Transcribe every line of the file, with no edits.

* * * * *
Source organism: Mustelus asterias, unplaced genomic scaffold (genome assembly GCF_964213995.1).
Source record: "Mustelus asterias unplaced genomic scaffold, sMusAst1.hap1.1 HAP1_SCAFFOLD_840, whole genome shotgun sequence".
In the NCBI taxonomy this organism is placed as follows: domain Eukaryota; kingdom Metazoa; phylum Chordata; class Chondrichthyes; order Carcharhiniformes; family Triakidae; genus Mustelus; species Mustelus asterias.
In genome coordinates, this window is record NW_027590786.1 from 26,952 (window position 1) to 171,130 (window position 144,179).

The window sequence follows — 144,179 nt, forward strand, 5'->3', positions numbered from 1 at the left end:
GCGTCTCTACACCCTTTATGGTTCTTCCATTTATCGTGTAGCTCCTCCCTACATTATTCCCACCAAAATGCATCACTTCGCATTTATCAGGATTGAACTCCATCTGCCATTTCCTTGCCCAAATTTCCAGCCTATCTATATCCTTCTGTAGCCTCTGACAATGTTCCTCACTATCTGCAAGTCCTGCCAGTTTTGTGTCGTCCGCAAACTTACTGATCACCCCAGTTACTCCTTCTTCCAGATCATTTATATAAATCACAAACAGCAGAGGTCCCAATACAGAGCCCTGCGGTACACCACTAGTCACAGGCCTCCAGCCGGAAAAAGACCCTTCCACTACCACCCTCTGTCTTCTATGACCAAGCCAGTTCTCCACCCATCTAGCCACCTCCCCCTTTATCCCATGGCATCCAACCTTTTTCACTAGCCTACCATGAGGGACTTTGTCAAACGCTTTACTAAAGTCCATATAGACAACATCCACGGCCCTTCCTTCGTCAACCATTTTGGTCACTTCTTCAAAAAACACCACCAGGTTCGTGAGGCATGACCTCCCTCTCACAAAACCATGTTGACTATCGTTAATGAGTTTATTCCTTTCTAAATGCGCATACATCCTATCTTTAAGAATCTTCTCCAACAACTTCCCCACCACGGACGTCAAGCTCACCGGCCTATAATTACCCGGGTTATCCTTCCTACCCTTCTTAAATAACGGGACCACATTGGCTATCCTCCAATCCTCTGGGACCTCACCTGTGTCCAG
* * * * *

Source organism: Mustelus asterias, unplaced genomic scaffold (genome assembly GCF_964213995.1).
Source record: "Mustelus asterias unplaced genomic scaffold, sMusAst1.hap1.1 HAP1_SCAFFOLD_840, whole genome shotgun sequence".
In the NCBI taxonomy this organism is placed as follows: domain Eukaryota; kingdom Metazoa; phylum Chordata; class Chondrichthyes; order Carcharhiniformes; family Triakidae; genus Mustelus; species Mustelus asterias.
In genome coordinates, this window is record NW_027590786.1 from 26,952 (window position 1) to 171,130 (window position 144,179).

The window sequence follows — 144,179 nt, forward strand, 5'->3', positions numbered from 1 at the left end:
GCGTCTCTACACCCTTTATGGTTCTTCCATTTATCGTGTAGCTCCTCCCTACATTATTCCCACCAAAATGCATCACTTCGCATTTATCAGGATTGAACTCCATCTGCCATTTCCTTGCCCAAATTTCCAGCCTATCTATATCCTTCTGTAGCCTCTGACAATGTTCCTCACTATCTGCAAGTCCTGCCAGTTTTGTGTCGTCCGCAAACTTACTGATCACCCCAGTTACTCCTTCTTCCAGATCATTTATATAAATCACAAACAGCAGAGGTCCCAATACAGAGCCCTGCGGTACACCACTAGTCACAGGCCTCCAGCCGGAAAAAGACCCTTCCACTACCACCCTCTGTCTTCTATGACCAAGCCAGTTCTCCACCCATCTAGCCACCTCCCCCTTTATCCCATGGCATCCAACCTTTTTCACTAGCCTACCATGAGGGACTTTGTCAAACGCTTTACTAAAGTCCATATAGACAACATCCACGGCCCTTCCTTCGTCAACCATTTTGGTCACTTCTTCAAAAAACACCACCAGGTTCGTGAGGCATGACCTCCCTCTCACAAAACCATGTTGACTATCGTTAATGAGTTTATTCCTTTCTAAATGCGCATACATCCTATCTTTAAGAATCTTCTCCAACAACTTCCCCACCACGGACGTCAAGCTCACCGGCCTATAATTACCCGGGTTATCCTTCCTACCCTTCTTAAATAACGGGACCACATTGGCTATCCTCCAATCCTCTGGGACCTCACCTGTGTCCAG